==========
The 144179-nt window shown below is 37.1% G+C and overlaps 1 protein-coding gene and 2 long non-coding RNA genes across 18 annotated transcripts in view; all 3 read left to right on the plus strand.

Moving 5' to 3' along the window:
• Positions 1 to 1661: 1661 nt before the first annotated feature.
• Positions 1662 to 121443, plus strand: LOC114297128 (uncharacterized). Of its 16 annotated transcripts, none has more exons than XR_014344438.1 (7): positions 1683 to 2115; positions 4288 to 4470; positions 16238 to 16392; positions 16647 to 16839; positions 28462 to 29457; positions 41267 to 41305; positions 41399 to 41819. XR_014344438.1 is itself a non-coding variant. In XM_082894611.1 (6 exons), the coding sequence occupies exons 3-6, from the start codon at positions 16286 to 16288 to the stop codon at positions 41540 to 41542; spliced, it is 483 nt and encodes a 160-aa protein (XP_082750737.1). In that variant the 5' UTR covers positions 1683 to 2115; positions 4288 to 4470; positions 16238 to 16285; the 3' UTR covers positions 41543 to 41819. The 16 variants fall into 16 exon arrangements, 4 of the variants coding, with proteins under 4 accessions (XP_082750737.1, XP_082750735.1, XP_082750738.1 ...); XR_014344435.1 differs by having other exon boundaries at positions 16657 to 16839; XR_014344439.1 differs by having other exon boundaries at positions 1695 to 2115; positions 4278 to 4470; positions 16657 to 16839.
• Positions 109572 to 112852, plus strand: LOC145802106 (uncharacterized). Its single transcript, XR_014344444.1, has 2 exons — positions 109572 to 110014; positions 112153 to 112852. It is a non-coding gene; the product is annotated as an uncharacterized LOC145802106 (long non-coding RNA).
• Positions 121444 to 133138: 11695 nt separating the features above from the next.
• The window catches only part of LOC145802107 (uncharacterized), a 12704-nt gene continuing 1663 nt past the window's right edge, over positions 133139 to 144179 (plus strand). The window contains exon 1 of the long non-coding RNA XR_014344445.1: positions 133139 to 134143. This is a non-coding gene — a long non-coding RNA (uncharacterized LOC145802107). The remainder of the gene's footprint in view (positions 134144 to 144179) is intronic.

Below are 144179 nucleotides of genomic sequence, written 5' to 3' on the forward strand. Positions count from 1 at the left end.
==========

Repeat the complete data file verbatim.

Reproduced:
The 144179-nt window shown below is 37.1% G+C and overlaps 1 protein-coding gene and 2 long non-coding RNA genes across 18 annotated transcripts in view; all 3 read left to right on the plus strand.

Moving 5' to 3' along the window:
• Positions 1 to 1661: 1661 nt before the first annotated feature.
• Positions 1662 to 121443, plus strand: LOC114297128 (uncharacterized). Of its 16 annotated transcripts, none has more exons than XR_014344438.1 (7): positions 1683 to 2115; positions 4288 to 4470; positions 16238 to 16392; positions 16647 to 16839; positions 28462 to 29457; positions 41267 to 41305; positions 41399 to 41819. XR_014344438.1 is itself a non-coding variant. In XM_082894611.1 (6 exons), the coding sequence occupies exons 3-6, from the start codon at positions 16286 to 16288 to the stop codon at positions 41540 to 41542; spliced, it is 483 nt and encodes a 160-aa protein (XP_082750737.1). In that variant the 5' UTR covers positions 1683 to 2115; positions 4288 to 4470; positions 16238 to 16285; the 3' UTR covers positions 41543 to 41819. The 16 variants fall into 16 exon arrangements, 4 of the variants coding, with proteins under 4 accessions (XP_082750737.1, XP_082750735.1, XP_082750738.1 ...); XR_014344435.1 differs by having other exon boundaries at positions 16657 to 16839; XR_014344439.1 differs by having other exon boundaries at positions 1695 to 2115; positions 4278 to 4470; positions 16657 to 16839.
• Positions 109572 to 112852, plus strand: LOC145802106 (uncharacterized). Its single transcript, XR_014344444.1, has 2 exons — positions 109572 to 110014; positions 112153 to 112852. It is a non-coding gene; the product is annotated as an uncharacterized LOC145802106 (long non-coding RNA).
• Positions 121444 to 133138: 11695 nt separating the features above from the next.
• The window catches only part of LOC145802107 (uncharacterized), a 12704-nt gene continuing 1663 nt past the window's right edge, over positions 133139 to 144179 (plus strand). The window contains exon 1 of the long non-coding RNA XR_014344445.1: positions 133139 to 134143. This is a non-coding gene — a long non-coding RNA (uncharacterized LOC145802107). The remainder of the gene's footprint in view (positions 134144 to 144179) is intronic.

Below are 144179 nucleotides of genomic sequence, written 5' to 3' on the forward strand. Positions count from 1 at the left end.